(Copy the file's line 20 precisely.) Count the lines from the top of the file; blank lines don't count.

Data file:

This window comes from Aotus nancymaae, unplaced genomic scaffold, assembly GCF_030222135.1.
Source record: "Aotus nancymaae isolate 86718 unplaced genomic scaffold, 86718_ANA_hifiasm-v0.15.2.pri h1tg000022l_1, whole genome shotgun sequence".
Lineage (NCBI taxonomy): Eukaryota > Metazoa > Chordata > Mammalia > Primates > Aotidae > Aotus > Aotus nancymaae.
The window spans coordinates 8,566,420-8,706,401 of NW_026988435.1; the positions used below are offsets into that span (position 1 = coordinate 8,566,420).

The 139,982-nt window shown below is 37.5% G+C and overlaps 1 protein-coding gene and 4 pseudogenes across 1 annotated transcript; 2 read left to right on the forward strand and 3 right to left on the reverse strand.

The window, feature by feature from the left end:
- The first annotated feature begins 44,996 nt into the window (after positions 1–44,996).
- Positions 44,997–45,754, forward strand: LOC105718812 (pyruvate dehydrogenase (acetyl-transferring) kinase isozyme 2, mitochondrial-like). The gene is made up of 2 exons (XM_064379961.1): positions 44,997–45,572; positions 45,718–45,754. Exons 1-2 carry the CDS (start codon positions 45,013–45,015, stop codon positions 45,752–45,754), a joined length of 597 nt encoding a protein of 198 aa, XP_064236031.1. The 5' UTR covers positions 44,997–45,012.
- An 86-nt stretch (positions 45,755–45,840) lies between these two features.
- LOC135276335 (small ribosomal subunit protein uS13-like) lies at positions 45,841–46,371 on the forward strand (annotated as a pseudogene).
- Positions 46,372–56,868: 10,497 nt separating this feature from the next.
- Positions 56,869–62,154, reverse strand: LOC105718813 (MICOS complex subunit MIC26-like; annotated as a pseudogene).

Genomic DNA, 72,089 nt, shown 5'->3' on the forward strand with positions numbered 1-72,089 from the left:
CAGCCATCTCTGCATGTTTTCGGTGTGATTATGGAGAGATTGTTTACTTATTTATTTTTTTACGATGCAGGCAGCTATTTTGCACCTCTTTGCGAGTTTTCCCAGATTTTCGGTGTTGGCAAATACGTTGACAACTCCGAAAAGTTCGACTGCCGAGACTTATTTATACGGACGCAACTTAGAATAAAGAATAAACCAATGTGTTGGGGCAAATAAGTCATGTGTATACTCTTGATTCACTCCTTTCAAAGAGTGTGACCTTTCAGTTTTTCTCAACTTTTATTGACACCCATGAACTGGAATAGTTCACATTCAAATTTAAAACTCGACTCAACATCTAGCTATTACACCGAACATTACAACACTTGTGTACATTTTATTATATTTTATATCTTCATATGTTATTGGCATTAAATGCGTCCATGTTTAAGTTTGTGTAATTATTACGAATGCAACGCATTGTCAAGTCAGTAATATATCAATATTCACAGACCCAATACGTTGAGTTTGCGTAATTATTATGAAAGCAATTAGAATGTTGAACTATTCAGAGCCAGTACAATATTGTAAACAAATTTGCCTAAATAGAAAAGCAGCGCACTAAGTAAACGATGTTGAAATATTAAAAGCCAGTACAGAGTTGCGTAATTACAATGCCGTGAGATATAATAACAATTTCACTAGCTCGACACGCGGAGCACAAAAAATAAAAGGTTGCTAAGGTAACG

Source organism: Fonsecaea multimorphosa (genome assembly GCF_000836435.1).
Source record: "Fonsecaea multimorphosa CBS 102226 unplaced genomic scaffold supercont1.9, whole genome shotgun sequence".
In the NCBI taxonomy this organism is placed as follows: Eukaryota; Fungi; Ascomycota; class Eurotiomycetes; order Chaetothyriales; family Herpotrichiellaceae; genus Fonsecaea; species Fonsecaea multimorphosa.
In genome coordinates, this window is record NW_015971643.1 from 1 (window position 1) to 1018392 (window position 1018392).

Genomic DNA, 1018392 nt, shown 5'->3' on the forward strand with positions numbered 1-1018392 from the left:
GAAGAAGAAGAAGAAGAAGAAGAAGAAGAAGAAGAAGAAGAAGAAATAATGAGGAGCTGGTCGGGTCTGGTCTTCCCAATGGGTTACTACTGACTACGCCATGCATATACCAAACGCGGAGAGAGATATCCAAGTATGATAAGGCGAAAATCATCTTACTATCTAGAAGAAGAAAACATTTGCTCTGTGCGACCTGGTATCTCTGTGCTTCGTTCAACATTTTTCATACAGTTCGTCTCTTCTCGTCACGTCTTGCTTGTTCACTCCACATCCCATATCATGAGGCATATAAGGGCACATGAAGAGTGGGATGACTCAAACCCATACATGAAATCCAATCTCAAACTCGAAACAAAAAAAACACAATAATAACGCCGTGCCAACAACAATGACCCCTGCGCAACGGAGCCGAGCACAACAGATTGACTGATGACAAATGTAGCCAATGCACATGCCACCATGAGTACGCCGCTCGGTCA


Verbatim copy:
GAAGAAGAAGAAGAAGAAGAAGAAGAAGAAGAAGAAGAAGAAGAAATAATGAGGAGCTGGTCGGGTCTGGTCTTCCCAATGGGTTACTACTGACTACGCCATGCATATACCAAACGCGGAGAGAGATATCCAAGTATGATAAGGCGAAAATCATCTTACTATCTAGAAGAAGAAAACATTTGCTCTGTGCGACCTGGTATCTCTGTGCTTCGTTCAACATTTTTCATACAGTTCGTCTCTTCTCGTCACGTCTTGCTTGTTCACTCCACATCCCATATCATGAGGCATATAAGGGCACATGAAGAGTGGGATGACTCAAACCCATACATGAAATCCAATCTCAAACTCGAAACAAAAAAAACACAATAATAACGCCGTGCCAACAACAATGACCCCTGCGCAACGGAGCCGAGCACAACAGATTGACTGATGACAAATGTAGCCAATGCACATGCCACCATGAGTACGCCGCTCGGTCA